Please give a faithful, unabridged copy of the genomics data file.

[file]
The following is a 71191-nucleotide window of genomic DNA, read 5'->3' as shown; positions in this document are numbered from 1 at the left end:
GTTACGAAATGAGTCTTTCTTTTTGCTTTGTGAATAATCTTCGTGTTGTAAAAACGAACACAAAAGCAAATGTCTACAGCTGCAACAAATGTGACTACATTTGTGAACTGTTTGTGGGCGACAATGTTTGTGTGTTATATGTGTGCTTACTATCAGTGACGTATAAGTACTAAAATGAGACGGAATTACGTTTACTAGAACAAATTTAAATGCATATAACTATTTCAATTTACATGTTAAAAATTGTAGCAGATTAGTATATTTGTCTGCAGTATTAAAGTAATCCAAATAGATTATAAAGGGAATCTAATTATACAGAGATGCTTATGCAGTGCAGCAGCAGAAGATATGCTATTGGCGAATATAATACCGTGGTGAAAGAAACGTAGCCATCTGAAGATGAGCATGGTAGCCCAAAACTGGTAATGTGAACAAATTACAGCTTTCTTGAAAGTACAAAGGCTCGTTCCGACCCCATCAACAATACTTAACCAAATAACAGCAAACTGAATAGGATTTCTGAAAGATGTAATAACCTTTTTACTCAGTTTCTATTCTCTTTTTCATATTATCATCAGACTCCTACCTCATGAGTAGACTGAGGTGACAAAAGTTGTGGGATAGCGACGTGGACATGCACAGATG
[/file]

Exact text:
The following is a 71191-nucleotide window of genomic DNA, read 5'->3' as shown; positions in this document are numbered from 1 at the left end:
GTTACGAAATGAGTCTTTCTTTTTGCTTTGTGAATAATCTTCGTGTTGTAAAAACGAACACAAAAGCAAATGTCTACAGCTGCAACAAATGTGACTACATTTGTGAACTGTTTGTGGGCGACAATGTTTGTGTGTTATATGTGTGCTTACTATCAGTGACGTATAAGTACTAAAATGAGACGGAATTACGTTTACTAGAACAAATTTAAATGCATATAACTATTTCAATTTACATGTTAAAAATTGTAGCAGATTAGTATATTTGTCTGCAGTATTAAAGTAATCCAAATAGATTATAAAGGGAATCTAATTATACAGAGATGCTTATGCAGTGCAGCAGCAGAAGATATGCTATTGGCGAATATAATACCGTGGTGAAAGAAACGTAGCCATCTGAAGATGAGCATGGTAGCCCAAAACTGGTAATGTGAACAAATTACAGCTTTCTTGAAAGTACAAAGGCTCGTTCCGACCCCATCAACAATACTTAACCAAATAACAGCAAACTGAATAGGATTTCTGAAAGATGTAATAACCTTTTTACTCAGTTTCTATTCTCTTTTTCATATTATCATCAGACTCCTACCTCATGAGTAGACTGAGGTGACAAAAGTTGTGGGATAGCGACGTGGACATGCACAGATG